with a soft- bristled toothbrush and fluoride toothpaste after every meal and before bed.
|If brushing hurts, soften the bristles in warm water.
|Floss teeth gently every day temporarily avoiding areas if
gums are sore or bleeding. |
|Topical fluoride applications may be prescribed by your
dental professional. Fluoride applications will fortify the enamel to help it resist decay
caused by decreased saliva production during radiation therapy. |
|For a sore mouth, rinse a few times a day with one cup of
warm water mixed with '/4 teaspoon baking soda and '/s teaspoon salt. Follow with a plain
water rinse. |
|Avoid candy and soda unless it is sugar-free. Also
avoid using toothpicks, tobacco products and
Even though pretreatment and daily
oral hygiene can go a long way toward keeping your mouth comfortable and disease-free
during cancer treatment, sometimes it's hard to keep the negative effects at bay. If you
are experiencing one of these problems, there are a few easy steps you can take to
minimize discomfort and the harm it causes.
Caring for Dry Mouth- Chemotherapy and radiation can decrease your salivary secretion causing
excessive dryness in the mouth. And, a dry mouth could increase your susceptibility to
oral infections.Keep your mouth moist and stimulate saliva flow by:
|Sipping cool water often |
|Allowing ice chips to melt in your mouth
|Chewing sugarless gum or candy |
|Lubricating your lips with lip balm
|Asking your dental professional for a prescription saliva
substitute or medication that may stimulate saliva |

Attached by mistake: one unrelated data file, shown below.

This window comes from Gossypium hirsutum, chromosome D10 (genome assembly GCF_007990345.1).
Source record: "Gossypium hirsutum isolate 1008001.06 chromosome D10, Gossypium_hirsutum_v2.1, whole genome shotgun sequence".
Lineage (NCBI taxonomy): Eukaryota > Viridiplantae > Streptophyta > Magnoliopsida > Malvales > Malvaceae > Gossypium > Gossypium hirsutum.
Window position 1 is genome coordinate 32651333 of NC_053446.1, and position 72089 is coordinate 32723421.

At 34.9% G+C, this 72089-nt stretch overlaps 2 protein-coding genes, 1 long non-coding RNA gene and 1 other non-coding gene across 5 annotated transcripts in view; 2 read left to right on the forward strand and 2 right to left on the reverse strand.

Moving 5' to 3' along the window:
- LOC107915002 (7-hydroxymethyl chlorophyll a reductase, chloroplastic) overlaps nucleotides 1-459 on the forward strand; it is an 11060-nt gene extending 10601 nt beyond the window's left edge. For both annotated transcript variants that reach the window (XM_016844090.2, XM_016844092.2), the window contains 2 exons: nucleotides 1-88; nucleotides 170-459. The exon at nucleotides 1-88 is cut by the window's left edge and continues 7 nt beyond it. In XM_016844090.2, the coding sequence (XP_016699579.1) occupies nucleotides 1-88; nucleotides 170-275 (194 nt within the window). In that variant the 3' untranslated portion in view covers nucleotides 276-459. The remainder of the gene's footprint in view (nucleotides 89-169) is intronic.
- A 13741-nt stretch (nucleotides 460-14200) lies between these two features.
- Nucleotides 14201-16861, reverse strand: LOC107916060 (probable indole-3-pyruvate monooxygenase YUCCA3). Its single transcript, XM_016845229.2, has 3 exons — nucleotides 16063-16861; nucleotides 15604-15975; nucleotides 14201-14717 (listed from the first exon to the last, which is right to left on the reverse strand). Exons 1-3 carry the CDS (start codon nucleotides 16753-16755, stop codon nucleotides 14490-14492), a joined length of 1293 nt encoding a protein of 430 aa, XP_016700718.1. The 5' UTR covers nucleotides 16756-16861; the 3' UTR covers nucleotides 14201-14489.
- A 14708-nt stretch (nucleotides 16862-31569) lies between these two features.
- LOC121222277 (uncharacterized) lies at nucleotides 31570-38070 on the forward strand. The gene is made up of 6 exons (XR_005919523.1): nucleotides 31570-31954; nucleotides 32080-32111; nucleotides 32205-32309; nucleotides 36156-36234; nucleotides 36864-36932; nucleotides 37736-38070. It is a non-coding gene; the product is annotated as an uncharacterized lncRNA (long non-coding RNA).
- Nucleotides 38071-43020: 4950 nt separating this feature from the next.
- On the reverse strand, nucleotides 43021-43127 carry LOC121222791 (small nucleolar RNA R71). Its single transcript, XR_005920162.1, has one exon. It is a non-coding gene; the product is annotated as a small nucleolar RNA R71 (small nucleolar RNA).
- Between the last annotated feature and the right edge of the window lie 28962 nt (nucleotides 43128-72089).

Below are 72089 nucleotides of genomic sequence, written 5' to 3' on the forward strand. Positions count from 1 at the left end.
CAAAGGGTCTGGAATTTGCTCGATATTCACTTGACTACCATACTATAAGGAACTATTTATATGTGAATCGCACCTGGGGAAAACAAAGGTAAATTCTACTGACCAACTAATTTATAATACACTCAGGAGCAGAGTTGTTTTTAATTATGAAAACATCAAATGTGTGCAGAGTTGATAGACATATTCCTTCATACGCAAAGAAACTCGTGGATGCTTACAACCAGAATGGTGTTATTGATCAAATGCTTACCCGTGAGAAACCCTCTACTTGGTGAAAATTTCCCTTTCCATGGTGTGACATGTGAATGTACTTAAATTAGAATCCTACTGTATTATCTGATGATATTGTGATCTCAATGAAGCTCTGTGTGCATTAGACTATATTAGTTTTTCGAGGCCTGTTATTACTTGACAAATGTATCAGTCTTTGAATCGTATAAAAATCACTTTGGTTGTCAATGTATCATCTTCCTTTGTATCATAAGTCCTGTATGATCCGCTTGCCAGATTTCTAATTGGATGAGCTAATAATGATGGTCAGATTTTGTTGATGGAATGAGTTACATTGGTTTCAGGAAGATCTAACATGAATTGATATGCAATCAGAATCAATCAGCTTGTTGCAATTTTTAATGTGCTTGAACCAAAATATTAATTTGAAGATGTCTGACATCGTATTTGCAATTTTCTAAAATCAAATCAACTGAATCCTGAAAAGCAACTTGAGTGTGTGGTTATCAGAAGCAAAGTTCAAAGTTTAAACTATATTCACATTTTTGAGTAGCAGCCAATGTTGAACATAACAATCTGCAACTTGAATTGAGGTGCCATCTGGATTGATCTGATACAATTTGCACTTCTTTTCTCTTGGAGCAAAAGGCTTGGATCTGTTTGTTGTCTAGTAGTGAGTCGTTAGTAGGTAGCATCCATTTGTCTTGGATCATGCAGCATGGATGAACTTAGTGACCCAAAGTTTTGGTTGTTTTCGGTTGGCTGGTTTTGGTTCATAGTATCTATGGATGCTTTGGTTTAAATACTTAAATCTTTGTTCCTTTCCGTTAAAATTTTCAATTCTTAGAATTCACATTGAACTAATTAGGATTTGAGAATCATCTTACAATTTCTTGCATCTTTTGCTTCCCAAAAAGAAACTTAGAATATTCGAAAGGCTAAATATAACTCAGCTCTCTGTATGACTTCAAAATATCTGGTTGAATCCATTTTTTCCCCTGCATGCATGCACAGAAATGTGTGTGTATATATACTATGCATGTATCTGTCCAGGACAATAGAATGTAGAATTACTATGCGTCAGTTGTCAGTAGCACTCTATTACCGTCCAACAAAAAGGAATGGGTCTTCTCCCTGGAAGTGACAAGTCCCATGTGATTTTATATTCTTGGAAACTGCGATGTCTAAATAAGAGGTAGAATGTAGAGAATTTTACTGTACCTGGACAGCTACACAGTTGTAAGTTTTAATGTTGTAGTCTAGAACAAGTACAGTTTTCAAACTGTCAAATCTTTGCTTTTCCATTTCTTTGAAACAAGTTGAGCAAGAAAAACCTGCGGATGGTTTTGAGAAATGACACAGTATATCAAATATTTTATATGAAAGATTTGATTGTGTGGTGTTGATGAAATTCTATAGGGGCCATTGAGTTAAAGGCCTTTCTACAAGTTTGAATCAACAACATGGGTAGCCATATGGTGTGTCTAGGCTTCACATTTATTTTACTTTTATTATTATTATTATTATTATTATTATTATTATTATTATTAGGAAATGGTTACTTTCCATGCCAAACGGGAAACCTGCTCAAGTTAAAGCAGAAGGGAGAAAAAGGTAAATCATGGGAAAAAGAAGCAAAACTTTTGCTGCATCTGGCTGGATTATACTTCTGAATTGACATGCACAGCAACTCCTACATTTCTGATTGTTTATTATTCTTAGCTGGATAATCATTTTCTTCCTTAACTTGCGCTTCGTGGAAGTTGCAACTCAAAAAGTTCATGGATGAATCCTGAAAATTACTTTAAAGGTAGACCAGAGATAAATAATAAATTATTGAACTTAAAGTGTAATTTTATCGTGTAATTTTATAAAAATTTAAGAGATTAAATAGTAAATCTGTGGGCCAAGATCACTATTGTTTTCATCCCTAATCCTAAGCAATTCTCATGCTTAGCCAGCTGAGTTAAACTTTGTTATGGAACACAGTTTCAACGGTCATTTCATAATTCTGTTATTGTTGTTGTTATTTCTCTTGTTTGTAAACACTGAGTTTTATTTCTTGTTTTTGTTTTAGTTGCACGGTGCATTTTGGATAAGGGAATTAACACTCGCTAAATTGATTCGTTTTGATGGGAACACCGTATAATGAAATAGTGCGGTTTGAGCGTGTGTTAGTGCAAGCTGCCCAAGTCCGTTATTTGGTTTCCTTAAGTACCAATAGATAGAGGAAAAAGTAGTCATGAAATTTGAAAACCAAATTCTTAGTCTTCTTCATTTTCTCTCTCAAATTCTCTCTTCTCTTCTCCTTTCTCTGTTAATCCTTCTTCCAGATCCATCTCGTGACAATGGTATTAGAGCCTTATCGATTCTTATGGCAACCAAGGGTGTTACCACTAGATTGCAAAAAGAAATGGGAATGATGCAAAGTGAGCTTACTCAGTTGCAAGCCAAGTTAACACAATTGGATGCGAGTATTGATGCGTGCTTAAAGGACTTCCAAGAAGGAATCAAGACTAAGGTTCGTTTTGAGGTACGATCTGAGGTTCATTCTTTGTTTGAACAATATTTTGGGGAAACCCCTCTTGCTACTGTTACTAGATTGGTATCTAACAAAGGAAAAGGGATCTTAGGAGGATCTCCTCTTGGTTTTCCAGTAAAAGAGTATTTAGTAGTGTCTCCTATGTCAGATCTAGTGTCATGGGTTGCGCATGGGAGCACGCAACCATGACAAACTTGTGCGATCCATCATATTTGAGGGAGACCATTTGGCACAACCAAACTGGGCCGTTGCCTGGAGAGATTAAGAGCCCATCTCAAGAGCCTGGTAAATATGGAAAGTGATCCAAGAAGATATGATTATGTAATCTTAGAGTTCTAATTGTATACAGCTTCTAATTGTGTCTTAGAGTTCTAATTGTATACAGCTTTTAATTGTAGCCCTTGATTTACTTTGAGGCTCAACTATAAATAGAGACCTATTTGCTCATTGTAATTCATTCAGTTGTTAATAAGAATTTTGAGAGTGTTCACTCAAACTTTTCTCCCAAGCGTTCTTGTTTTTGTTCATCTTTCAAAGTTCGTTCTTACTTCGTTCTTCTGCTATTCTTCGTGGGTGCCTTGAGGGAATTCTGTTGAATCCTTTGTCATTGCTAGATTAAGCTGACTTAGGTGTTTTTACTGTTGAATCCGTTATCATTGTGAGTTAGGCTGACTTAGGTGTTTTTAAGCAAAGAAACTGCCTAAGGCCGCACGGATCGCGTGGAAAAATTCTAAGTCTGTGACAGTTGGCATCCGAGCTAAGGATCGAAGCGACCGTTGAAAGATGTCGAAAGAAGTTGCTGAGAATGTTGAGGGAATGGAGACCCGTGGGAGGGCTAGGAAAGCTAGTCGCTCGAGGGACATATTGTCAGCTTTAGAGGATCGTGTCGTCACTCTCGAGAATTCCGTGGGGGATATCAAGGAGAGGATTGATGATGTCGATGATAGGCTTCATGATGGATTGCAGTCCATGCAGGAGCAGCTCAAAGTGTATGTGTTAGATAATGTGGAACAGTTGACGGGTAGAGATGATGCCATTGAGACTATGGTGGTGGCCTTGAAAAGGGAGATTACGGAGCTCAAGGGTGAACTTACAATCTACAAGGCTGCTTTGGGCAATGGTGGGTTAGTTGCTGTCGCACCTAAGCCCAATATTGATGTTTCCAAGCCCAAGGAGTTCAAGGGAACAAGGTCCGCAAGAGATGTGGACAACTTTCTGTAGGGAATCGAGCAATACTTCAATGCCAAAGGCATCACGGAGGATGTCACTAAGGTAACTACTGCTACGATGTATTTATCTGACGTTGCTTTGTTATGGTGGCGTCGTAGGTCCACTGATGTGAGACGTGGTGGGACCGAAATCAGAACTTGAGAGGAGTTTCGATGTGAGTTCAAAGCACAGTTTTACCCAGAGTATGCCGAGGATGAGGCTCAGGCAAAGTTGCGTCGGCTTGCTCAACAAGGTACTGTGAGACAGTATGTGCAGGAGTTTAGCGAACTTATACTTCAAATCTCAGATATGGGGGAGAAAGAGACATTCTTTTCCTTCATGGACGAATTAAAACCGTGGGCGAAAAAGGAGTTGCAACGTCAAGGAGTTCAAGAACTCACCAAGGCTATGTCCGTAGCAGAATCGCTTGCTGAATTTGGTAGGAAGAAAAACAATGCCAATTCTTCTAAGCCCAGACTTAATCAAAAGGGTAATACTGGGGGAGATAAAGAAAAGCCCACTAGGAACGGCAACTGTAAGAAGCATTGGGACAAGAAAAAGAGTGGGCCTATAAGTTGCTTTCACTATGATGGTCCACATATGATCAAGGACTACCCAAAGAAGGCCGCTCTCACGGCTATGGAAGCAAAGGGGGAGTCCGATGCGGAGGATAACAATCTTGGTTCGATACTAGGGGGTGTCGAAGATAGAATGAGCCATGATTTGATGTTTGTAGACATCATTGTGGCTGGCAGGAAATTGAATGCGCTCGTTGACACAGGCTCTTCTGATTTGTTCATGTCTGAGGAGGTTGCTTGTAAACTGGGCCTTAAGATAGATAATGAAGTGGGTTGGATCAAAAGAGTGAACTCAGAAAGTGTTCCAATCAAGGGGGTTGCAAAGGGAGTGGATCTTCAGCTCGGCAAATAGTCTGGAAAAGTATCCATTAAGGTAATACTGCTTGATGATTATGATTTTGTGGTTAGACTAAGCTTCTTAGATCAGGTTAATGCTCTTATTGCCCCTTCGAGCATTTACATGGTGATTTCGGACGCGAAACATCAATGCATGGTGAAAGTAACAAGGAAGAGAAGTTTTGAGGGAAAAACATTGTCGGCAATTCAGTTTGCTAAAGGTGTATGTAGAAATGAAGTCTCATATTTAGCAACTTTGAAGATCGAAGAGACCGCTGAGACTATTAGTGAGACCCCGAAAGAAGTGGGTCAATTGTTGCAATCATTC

|Using a humidifier in your bedroom to alleviate or reduce
nighttime oral dryness |
In addition, avoid
mouthwashes containing alcohol and acidic, carbonated or caffeinated beverages because
these chemicals will dry out your mouth.
Eating with care, adequate nutrition and fluid intake are
important for oral and general health. Occasionally, patients develop nutritional
deficiencies because their mouths are sore from cancer treatment. If your mouth is sore,
choose easy-to-chew foods that are bland in flavor and lukewarm in temperature. Youmay
also want to soften your food with sauces, milk, yogurt or gravy or in a blender to
facilitate swallowing. If your diet is compromised, then consider nutritional or vitamin
Protecting Enamel- If a dry mouth or vomiting is a
side effect of your cancer treatment, your periodontist or dental professional can
prescribe fluoride trays. Use of fluoride trays will prevent the tooth enamel from wearing
away as a result of the gastric acids from vomiting or the increased bacteria as a
consequence from a dry mouth. Rinsing your mouth after vomiting with 1/4 teaspoon of
baking soda in 1 cup of warm water will also cleanse your teeth and gums of the gastric
acids. If you are experiencing vomiting, you may want to ask your oncologist or
primary care physician to prescribe anti nausea medication during your cancer therapy to
treat the nausea and vomiting.
Follow-Up and Long-Term Care- Relationships with
your periodontist and dental professionals are as important after your cancer therapy as
they are before and during your treatments. These continued relationships will help
you maintain a comfortable, confident smile for years.
Reference: The American Academy of Periodontology- Maintaining Oral Health
During Cancer Therapy. Brochure 2002